A young journalist’s memoir chronicles her trek in search of clues to her father’s hidden life and their much-too-short relationship.
When she was 11, Loustalot’s father died from AIDS. When she was 8, her father regaled her with whimsical talk of the round-the-world trip they would take together. However, he was already infected with HIV, and the journey never became a reality. Fifteen years later, Loustalot embarked on the excursion they had planned together. “Our relationship was still alive,” she writes. “I felt trapped beneath it and all the unnatural questions he left behind. I needed to be set free. I needed to say goodbye.” Angkor Wat in Cambodia, a place her father had mentioned, became the author’s starting point; she believed that “in the far-flung places he had wanted to visit with me were the answers to him…[and] some of the answers to myself.” On her journey, Loustalot also traveled to Stockholm, where her father was a student, and her last stop was Paris, a city that meant so much to her as a little girl: “It was going to be my father’s gift to me. But how do you accept a gift from someone who isn’t here to give it to you?” Sandwiched between travel chapters, the author chronicles life in Sacramento with her mother, her father’s separate life in Santa Cruz with his lover, and, finally, her father’s decline and death. “Who or what would my father have been like if he had grown up in a community and a larger society where being gay wasn’t a bad thing?” she asks. Though she didn’t necessarily find definitive answers, her adventure makes for compelling reading.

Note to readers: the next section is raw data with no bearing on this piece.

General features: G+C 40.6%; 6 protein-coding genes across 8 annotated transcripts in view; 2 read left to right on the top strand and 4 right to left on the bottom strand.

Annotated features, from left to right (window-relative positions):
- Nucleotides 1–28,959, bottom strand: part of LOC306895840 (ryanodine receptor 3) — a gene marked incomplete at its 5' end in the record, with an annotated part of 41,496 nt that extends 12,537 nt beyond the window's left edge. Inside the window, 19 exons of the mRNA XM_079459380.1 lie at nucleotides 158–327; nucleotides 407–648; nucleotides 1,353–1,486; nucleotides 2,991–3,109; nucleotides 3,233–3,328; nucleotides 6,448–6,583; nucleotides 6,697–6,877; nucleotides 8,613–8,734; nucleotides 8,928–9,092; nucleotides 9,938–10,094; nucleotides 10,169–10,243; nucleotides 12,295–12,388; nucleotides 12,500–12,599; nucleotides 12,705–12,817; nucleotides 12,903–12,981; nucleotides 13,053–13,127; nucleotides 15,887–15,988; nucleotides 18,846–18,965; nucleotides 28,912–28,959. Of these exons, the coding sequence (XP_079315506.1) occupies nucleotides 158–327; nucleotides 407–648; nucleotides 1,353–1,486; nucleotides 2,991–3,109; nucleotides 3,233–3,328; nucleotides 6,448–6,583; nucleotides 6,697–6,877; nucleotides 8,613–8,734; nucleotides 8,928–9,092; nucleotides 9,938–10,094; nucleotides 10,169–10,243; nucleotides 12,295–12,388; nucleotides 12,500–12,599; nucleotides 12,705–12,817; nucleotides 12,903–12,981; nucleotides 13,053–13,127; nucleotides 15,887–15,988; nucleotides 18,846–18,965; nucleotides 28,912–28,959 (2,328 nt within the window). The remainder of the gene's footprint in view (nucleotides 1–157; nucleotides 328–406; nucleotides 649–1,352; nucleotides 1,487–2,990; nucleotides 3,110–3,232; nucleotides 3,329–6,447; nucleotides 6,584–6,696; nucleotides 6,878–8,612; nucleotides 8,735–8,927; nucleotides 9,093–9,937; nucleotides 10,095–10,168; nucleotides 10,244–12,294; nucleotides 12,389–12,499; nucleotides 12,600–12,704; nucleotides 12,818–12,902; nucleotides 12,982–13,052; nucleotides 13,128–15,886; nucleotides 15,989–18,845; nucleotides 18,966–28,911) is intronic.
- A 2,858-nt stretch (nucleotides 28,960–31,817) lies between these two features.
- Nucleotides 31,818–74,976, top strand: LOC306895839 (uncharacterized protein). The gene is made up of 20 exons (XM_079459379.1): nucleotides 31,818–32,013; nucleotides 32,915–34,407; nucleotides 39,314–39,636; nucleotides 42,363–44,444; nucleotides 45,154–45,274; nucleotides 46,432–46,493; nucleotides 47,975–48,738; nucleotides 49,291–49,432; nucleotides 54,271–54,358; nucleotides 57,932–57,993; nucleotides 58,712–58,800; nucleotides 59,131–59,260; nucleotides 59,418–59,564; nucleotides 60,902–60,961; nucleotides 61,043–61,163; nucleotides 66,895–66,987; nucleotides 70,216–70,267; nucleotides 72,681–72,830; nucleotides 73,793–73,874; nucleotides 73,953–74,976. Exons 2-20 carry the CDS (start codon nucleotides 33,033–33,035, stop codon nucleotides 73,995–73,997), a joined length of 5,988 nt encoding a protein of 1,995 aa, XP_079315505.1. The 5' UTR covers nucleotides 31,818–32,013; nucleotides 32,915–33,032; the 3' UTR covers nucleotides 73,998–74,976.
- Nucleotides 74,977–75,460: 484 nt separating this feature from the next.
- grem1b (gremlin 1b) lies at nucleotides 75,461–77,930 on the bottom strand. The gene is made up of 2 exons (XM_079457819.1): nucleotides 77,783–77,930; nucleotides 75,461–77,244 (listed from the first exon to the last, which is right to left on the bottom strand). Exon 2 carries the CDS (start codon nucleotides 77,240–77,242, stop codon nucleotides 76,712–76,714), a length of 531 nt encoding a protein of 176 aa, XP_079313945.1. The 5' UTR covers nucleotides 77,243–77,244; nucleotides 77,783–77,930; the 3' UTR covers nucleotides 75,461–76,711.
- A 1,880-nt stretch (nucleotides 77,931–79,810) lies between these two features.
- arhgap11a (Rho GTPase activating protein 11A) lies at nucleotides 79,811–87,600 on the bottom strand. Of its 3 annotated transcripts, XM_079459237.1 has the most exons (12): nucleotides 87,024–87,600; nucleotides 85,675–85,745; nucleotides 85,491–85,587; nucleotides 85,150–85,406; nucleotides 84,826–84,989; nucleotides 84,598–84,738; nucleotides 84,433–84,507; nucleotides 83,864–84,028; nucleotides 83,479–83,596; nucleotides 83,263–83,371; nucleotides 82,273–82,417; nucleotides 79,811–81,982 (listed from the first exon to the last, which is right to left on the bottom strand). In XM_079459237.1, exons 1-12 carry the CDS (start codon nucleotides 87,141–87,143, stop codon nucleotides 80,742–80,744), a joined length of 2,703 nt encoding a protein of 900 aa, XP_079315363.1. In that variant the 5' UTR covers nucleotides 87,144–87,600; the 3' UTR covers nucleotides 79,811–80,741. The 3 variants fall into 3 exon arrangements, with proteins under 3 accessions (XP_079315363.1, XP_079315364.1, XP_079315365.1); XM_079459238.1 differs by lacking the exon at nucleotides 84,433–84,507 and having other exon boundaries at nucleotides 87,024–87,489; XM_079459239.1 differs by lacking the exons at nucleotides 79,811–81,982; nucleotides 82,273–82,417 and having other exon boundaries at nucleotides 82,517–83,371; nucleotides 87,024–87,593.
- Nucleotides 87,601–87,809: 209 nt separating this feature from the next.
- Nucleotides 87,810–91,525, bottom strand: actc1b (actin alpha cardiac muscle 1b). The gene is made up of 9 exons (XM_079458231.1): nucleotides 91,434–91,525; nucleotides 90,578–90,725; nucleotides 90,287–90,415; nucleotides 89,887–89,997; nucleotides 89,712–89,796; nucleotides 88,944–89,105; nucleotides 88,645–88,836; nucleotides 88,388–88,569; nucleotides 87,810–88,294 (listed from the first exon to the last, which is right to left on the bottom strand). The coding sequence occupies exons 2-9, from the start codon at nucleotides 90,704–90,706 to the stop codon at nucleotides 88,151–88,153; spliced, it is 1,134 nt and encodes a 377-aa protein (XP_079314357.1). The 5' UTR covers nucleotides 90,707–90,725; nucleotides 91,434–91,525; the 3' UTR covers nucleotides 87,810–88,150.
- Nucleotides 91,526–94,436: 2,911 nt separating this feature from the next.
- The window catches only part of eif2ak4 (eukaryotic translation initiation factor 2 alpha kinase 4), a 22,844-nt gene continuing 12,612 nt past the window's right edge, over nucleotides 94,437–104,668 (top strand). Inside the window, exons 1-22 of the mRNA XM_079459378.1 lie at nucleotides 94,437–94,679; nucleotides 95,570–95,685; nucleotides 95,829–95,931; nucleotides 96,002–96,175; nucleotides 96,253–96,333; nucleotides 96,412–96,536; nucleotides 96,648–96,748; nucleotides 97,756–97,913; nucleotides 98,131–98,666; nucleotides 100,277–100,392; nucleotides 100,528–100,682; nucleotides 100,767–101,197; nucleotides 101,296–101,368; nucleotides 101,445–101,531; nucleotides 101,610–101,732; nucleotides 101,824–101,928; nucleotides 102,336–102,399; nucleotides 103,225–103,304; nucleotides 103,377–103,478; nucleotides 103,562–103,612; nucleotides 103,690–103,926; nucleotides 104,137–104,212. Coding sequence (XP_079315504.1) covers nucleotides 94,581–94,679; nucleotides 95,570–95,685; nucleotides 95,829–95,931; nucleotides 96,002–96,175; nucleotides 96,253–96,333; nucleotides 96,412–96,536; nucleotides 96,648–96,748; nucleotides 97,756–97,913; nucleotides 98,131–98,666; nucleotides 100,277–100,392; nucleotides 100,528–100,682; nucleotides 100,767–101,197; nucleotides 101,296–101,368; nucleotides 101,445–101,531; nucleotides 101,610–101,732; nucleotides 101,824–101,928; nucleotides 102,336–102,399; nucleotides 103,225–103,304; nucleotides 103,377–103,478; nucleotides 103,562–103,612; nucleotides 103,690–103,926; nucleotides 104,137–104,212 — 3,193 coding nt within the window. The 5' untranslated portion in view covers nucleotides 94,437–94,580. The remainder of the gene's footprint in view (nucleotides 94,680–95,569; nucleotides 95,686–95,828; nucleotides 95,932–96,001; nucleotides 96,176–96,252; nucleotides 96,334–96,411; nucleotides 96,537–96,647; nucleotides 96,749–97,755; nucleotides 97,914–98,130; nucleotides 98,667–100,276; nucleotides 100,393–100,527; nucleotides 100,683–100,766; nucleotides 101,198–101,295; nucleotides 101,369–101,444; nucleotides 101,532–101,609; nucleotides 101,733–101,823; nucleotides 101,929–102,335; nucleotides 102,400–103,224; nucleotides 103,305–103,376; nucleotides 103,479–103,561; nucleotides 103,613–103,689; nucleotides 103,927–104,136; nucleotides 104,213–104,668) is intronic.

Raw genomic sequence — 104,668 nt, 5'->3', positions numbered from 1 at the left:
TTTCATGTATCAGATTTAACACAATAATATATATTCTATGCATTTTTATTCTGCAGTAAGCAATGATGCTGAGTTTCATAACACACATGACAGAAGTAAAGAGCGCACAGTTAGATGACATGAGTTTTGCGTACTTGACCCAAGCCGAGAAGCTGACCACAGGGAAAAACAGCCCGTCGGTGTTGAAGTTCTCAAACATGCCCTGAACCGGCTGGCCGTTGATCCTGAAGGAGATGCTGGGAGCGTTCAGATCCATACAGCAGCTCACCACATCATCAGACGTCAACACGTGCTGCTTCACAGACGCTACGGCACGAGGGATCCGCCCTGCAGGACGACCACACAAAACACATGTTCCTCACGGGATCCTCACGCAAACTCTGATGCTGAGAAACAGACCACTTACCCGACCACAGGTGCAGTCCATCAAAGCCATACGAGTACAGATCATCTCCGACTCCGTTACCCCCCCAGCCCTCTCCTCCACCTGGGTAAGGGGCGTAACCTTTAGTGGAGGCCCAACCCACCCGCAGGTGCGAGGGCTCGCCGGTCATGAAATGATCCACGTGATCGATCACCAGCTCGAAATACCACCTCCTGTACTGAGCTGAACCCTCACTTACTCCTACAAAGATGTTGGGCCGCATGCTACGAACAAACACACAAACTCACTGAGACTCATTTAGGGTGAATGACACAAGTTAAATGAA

An intimate portrait of a bittersweet father-daughter relationship.